Have you started Talking Transparency? If not, you’re among the few who haven’t.
It’s not a new concept by any means. In fact, as far back as 2011, a QA feature on Temple Grandin discussed the need for industry to “open its doors”. But, as noted in the “3 Ts” feature, supply chain transparency for consumers, downstream customers, and regulation is becoming an over-arching dynamic for tracking and traceability systems. In fact, the concept is so dominant, it was one of two topics which struck me as key at the GFSI Global Food Safety Conference in early March (the other was “public/private” — which is a whole different column). As such, it also is discussed in a number of other articles in this issue of QA, including From the Advisory Board, What Consumers Want, and Consumer Perspectives.
As can be seen by the headlines of the articles in the previous paragraph, consumers are a driving force of the initiative, and whatever consumers want, retailers try to provide, which then impacts the entire food chain. The retail focus of this is evidenced by web postings I recently ran across from two completely distinct providers: Domino’s and Amazon.
A couple weeks ago, we decided to order a Domino’s pizza. While I usually just call in the order, I thought I’d try the online system this time ... and it turned out to be rather interesting. Not only do you see your pizza type and topping selections before hitting order (ensuring it is exactly what you said rather than what a harried worker heard), you can track the status of the order “from the moment it’s prepared to the second it leaves our store for delivery or is ready to be picked up.” And the online graphic really did show our pizzas going through each step of the prep/bake/delivery chain (as shown at left).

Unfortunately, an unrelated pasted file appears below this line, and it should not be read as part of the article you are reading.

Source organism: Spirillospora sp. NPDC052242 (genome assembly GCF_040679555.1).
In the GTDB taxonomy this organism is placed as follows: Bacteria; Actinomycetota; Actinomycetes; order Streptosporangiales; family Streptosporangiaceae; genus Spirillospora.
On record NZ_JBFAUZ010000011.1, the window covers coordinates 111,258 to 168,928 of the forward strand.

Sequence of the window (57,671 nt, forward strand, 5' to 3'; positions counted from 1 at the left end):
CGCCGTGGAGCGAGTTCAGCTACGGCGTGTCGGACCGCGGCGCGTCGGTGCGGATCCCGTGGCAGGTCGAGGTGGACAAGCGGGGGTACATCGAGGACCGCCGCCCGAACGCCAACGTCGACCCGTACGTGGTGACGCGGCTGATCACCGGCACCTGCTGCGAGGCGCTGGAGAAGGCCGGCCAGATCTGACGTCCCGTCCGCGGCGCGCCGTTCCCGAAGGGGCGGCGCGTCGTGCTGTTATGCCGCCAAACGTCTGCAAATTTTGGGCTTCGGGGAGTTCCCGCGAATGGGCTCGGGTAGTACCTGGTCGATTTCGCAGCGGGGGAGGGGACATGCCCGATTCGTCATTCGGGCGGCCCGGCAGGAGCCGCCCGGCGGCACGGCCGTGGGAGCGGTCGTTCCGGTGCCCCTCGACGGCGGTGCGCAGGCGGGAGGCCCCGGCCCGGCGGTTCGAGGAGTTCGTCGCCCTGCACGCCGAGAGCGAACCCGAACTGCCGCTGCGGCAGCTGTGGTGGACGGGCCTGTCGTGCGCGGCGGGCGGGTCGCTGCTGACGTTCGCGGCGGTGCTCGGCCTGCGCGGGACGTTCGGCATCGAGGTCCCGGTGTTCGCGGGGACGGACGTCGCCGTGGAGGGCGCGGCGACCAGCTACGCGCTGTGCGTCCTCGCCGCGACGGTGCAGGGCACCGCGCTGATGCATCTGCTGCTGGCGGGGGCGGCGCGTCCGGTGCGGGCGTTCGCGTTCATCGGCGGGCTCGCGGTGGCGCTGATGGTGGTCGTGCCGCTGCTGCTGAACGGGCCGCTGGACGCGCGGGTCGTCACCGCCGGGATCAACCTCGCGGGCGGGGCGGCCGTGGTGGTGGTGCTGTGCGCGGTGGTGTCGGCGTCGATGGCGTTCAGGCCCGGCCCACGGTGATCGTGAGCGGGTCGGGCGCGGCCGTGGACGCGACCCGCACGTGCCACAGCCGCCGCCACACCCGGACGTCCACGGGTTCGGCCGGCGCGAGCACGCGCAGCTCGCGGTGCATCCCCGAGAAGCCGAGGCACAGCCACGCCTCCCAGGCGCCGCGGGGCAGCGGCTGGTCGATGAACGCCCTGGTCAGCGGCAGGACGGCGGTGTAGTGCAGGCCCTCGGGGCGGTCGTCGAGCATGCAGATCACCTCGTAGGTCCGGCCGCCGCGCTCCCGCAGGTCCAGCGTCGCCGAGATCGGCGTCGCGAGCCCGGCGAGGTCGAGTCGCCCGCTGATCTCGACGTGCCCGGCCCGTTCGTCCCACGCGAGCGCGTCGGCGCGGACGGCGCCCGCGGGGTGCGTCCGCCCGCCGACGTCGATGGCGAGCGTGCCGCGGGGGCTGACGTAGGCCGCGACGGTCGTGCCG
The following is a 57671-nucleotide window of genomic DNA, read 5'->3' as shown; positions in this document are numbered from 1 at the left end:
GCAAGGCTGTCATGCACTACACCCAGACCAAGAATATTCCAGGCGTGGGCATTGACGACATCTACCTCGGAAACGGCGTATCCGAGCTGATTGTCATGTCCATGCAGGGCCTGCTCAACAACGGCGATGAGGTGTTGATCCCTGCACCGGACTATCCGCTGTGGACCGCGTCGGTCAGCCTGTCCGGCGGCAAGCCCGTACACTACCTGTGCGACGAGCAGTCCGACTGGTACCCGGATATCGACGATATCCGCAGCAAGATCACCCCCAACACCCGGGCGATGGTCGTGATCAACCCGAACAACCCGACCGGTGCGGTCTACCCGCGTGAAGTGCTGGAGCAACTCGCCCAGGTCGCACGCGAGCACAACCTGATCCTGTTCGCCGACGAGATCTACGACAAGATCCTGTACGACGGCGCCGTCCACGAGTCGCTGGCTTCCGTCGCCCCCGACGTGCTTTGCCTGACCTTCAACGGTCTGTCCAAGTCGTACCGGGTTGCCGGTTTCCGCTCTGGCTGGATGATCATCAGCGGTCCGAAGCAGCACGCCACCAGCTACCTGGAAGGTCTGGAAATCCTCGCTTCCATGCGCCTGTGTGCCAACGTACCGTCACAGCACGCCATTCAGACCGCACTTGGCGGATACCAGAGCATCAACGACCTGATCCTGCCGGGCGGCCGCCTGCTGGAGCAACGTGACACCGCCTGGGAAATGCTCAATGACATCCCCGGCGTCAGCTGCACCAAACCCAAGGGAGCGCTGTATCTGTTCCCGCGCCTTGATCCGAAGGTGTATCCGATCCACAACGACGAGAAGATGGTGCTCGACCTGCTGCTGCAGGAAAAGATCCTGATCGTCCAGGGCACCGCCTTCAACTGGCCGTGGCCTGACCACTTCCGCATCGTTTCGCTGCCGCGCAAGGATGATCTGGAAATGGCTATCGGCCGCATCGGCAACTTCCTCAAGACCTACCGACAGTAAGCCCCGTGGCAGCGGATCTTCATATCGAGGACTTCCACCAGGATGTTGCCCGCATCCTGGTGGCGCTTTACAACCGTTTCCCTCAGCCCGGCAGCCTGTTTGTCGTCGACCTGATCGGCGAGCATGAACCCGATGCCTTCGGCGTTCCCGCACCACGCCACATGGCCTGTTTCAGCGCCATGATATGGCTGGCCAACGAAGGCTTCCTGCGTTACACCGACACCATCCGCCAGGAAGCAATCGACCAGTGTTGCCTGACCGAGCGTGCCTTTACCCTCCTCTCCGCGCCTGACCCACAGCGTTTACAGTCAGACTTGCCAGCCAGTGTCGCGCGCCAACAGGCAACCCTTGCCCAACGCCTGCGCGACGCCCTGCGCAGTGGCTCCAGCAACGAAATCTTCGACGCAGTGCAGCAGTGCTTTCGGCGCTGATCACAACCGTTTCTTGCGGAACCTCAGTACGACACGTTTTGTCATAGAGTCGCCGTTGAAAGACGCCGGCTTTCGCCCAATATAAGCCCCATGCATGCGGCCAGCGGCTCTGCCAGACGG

How helpful would it be to be able to see every step of your supply chain — from source through process to delivery in this same way! Although the graphic may not be quite as fancy, if current pilots and other initiatives are successful, the emerging blockchain technology for food supply tracking is likely to take the food industry in this very direction. (See Blockchain.)
Also interesting was the blog post related to the GFSI Conference by Amazon Vice President, Health and Safety, Sustainability, Security & Compliance Carletta Ooton. Entitled “Food Safety is Vital to Customer Trust,” the post begins: “Mention Amazon.com and most people probably think about online shopping, Kindle e-readers, or maybe original TV shows and movies.... Food safety is likely very far down the list.” It certainly is for me. While I am a “Prime” shopper, the only food I’ve purchased from Amazon was a jerky variety pack with meats such as ostrich, alligator and kangaroo (we haven’t yet tried that last one!). I knew Amazon had a pantry section, but I’ve learned it also has Amazon Fresh, “our take on grocery shopping”; Prime Now quick delivery of certain packaged foods and restaurant take-out; and the brick-and-mortar Amazon Go. As such, the retailer requires that suppliers be GFSI certified or undergo an Amazon assessment to its GFSI-similar standards. Who knew?
There is a new “T” in the land. Are you talking transparency?
The author is Editor of QA magazine. She can be reached at firstname.lastname@example.org.